What is a digital identity?
We all rely on digital services for many of our daily tasks such as shopping, paying bills and banking. Whatever the digital service, when we create an account with any organization we must prove our identity. This is a standard know-your-customer business practice by many organizations. Once established, a person’s digital identity is typically authorized by a username and passwords, a one-time password (OTP) or some other mechanism.
There is no way to prove one’s digital identity the same way we do with physical proof of identity in the offline world. This is because there is no standard way to verify the originality of digital documents, which is essential.
Challenges with digital identities and digital documents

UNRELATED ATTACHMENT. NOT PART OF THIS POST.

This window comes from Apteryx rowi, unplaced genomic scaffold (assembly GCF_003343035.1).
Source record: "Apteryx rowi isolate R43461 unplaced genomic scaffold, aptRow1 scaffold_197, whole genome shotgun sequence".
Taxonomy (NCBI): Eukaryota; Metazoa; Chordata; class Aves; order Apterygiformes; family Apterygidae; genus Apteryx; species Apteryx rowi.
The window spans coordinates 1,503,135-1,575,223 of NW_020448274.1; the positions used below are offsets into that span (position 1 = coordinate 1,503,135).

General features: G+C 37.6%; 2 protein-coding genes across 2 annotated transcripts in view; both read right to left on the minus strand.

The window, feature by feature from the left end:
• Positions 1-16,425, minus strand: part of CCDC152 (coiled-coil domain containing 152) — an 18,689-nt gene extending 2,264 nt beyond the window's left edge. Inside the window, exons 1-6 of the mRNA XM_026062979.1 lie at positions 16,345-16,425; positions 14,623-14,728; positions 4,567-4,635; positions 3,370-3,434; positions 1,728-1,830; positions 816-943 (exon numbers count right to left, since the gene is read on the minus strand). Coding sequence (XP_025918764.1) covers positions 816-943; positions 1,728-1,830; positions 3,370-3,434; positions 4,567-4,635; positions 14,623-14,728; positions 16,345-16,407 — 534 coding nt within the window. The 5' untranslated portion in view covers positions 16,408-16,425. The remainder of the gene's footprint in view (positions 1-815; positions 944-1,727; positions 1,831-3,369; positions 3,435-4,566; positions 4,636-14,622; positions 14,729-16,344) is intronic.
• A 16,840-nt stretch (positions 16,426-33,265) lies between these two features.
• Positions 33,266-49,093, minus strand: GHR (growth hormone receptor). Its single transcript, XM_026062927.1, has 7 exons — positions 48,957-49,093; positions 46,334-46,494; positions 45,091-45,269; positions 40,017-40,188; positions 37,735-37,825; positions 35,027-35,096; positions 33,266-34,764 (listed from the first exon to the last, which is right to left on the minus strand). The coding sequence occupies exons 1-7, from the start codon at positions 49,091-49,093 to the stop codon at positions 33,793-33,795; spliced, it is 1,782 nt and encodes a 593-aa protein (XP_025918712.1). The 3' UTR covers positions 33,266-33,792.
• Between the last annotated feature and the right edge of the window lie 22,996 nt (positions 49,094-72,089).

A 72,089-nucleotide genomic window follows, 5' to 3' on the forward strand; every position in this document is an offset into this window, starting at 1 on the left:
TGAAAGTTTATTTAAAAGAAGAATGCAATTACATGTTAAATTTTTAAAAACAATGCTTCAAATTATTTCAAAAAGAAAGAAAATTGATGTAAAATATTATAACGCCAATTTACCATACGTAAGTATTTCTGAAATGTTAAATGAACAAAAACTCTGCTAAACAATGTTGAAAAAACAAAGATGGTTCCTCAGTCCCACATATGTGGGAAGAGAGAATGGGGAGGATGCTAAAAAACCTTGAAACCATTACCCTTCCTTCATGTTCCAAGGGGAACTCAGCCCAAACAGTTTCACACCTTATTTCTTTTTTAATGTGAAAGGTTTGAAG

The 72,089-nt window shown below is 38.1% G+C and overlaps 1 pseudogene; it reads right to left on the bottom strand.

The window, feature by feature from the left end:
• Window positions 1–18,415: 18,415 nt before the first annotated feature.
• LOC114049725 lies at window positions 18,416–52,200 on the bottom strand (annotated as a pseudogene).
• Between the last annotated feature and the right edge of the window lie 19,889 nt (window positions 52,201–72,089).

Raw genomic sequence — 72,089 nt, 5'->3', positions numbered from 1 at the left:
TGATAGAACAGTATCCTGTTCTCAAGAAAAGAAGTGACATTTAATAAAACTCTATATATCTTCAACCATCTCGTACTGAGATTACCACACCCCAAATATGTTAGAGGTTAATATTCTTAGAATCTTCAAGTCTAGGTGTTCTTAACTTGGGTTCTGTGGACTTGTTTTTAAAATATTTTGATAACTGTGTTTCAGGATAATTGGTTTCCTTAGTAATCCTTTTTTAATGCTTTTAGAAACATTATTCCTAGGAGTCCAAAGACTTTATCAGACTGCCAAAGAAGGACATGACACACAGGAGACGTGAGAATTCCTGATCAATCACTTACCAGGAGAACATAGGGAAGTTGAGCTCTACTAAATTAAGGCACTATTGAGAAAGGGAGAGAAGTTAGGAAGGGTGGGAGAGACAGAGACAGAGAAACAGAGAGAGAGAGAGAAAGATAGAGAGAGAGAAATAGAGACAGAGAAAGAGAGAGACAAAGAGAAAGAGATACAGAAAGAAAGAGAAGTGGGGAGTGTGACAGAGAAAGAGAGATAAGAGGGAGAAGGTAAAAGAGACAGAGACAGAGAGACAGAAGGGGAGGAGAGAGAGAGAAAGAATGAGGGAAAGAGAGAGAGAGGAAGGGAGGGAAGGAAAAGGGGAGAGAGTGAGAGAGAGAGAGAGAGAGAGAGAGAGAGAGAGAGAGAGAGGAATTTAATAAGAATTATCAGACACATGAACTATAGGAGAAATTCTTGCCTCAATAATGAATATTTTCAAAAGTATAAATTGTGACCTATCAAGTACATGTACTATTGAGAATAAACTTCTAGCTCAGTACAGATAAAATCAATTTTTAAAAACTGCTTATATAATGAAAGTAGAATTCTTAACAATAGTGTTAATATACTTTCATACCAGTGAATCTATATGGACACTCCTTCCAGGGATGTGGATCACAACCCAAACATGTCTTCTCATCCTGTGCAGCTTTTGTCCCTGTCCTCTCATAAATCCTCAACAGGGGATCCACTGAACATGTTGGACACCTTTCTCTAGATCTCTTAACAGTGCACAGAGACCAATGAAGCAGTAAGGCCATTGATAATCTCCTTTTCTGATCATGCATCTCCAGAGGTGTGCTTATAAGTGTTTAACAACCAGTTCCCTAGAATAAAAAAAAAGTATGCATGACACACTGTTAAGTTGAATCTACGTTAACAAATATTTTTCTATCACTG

Users create digital identities with organizations such as banks, online retailers, electric companies, etc. To create digital identities, supporting digital documents must be provided. For example, Internet banking can require proof of address, age, even a social security number for those in the US.
‘Digital document’ at present refers to the scanned copy of an original document. The general problem with such a digital document is that the data is unorganized—it requires manual intervention to extract the relevant details. Such digital documents can be easily forged or morphed, which still makes the digital medium unreliable. For example, John provides the scanned copy of the driving license as proof of age to his bank. But in order to extract the necessary information from the scanned document, someone has to manually read the license to verify John’s age. There could also be a possibility that the scanned document could have been forged, as the bank did not cross-verify it with the authority which provided a driving license to John. Hence to avoid these problems, a simple and secure solution must be devised and one such way is to create a common online identity system.